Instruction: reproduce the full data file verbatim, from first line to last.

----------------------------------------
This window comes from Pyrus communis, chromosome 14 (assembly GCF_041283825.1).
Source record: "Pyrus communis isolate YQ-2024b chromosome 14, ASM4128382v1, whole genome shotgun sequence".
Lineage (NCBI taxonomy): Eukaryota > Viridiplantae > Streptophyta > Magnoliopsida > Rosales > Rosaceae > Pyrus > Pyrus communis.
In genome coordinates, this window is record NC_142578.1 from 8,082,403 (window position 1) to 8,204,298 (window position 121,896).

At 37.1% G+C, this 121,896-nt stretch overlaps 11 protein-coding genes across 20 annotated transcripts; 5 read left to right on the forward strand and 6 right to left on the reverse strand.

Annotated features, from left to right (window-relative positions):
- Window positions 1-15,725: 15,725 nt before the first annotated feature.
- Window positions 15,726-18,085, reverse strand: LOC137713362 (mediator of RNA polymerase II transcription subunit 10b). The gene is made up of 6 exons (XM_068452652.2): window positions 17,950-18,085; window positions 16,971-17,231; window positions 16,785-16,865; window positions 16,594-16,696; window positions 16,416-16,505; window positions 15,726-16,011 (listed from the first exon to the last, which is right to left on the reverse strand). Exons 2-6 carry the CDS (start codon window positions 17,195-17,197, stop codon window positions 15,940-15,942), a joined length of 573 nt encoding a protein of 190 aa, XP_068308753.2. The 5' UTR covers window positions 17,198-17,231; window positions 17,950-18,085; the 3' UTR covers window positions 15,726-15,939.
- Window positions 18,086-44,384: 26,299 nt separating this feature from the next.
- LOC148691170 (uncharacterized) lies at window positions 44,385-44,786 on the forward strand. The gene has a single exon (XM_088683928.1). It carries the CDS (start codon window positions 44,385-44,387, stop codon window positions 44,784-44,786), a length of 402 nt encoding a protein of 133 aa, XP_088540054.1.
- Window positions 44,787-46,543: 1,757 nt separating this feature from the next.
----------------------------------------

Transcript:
This window comes from Pyrus communis, chromosome 14 (assembly GCF_041283825.1).
Source record: "Pyrus communis isolate YQ-2024b chromosome 14, ASM4128382v1, whole genome shotgun sequence".
Lineage (NCBI taxonomy): Eukaryota > Viridiplantae > Streptophyta > Magnoliopsida > Rosales > Rosaceae > Pyrus > Pyrus communis.
In genome coordinates, this window is record NC_142578.1 from 8,082,403 (window position 1) to 8,204,298 (window position 121,896).

At 37.1% G+C, this 121,896-nt stretch overlaps 11 protein-coding genes across 20 annotated transcripts; 5 read left to right on the forward strand and 6 right to left on the reverse strand.

Annotated features, from left to right (window-relative positions):
- Window positions 1-15,725: 15,725 nt before the first annotated feature.
- Window positions 15,726-18,085, reverse strand: LOC137713362 (mediator of RNA polymerase II transcription subunit 10b). The gene is made up of 6 exons (XM_068452652.2): window positions 17,950-18,085; window positions 16,971-17,231; window positions 16,785-16,865; window positions 16,594-16,696; window positions 16,416-16,505; window positions 15,726-16,011 (listed from the first exon to the last, which is right to left on the reverse strand). Exons 2-6 carry the CDS (start codon window positions 17,195-17,197, stop codon window positions 15,940-15,942), a joined length of 573 nt encoding a protein of 190 aa, XP_068308753.2. The 5' UTR covers window positions 17,198-17,231; window positions 17,950-18,085; the 3' UTR covers window positions 15,726-15,939.
- Window positions 18,086-44,384: 26,299 nt separating this feature from the next.
- LOC148691170 (uncharacterized) lies at window positions 44,385-44,786 on the forward strand. The gene has a single exon (XM_088683928.1). It carries the CDS (start codon window positions 44,385-44,387, stop codon window positions 44,784-44,786), a length of 402 nt encoding a protein of 133 aa, XP_088540054.1.
- Window positions 44,787-46,543: 1,757 nt separating this feature from the next.